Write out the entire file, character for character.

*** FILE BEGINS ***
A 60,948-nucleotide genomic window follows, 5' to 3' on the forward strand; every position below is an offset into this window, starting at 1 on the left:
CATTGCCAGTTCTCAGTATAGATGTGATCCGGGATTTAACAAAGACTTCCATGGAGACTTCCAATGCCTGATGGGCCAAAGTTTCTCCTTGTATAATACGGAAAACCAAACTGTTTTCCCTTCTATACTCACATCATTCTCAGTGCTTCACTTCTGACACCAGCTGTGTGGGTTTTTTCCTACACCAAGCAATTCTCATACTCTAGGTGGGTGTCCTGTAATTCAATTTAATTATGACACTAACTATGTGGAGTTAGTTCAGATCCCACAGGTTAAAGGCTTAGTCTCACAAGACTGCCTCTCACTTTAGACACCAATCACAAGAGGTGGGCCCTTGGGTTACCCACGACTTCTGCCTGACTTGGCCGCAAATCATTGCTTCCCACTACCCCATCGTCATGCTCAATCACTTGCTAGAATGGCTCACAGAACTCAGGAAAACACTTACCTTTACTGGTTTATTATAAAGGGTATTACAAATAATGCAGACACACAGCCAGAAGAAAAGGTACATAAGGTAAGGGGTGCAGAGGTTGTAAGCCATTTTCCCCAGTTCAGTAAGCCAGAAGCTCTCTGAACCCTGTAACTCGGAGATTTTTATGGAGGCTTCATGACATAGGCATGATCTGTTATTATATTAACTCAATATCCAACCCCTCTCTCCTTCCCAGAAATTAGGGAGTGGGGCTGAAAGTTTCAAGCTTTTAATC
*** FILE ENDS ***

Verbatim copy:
A 60,948-nucleotide genomic window follows, 5' to 3' on the forward strand; every position below is an offset into this window, starting at 1 on the left:
CATTGCCAGTTCTCAGTATAGATGTGATCCGGGATTTAACAAAGACTTCCATGGAGACTTCCAATGCCTGATGGGCCAAAGTTTCTCCTTGTATAATACGGAAAACCAAACTGTTTTCCCTTCTATACTCACATCATTCTCAGTGCTTCACTTCTGACACCAGCTGTGTGGGTTTTTTCCTACACCAAGCAATTCTCATACTCTAGGTGGGTGTCCTGTAATTCAATTTAATTATGACACTAACTATGTGGAGTTAGTTCAGATCCCACAGGTTAAAGGCTTAGTCTCACAAGACTGCCTCTCACTTTAGACACCAATCACAAGAGGTGGGCCCTTGGGTTACCCACGACTTCTGCCTGACTTGGCCGCAAATCATTGCTTCCCACTACCCCATCGTCATGCTCAATCACTTGCTAGAATGGCTCACAGAACTCAGGAAAACACTTACCTTTACTGGTTTATTATAAAGGGTATTACAAATAATGCAGACACACAGCCAGAAGAAAAGGTACATAAGGTAAGGGGTGCAGAGGTTGTAAGCCATTTTCCCCAGTTCAGTAAGCCAGAAGCTCTCTGAACCCTGTAACTCGGAGATTTTTATGGAGGCTTCATGACATAGGCATGATCTGTTATTATATTAACTCAATATCCAACCCCTCTCTCCTTCCCAGAAATTAGGGAGTGGGGCTGAAAGTTTCAAGCTTTTAATC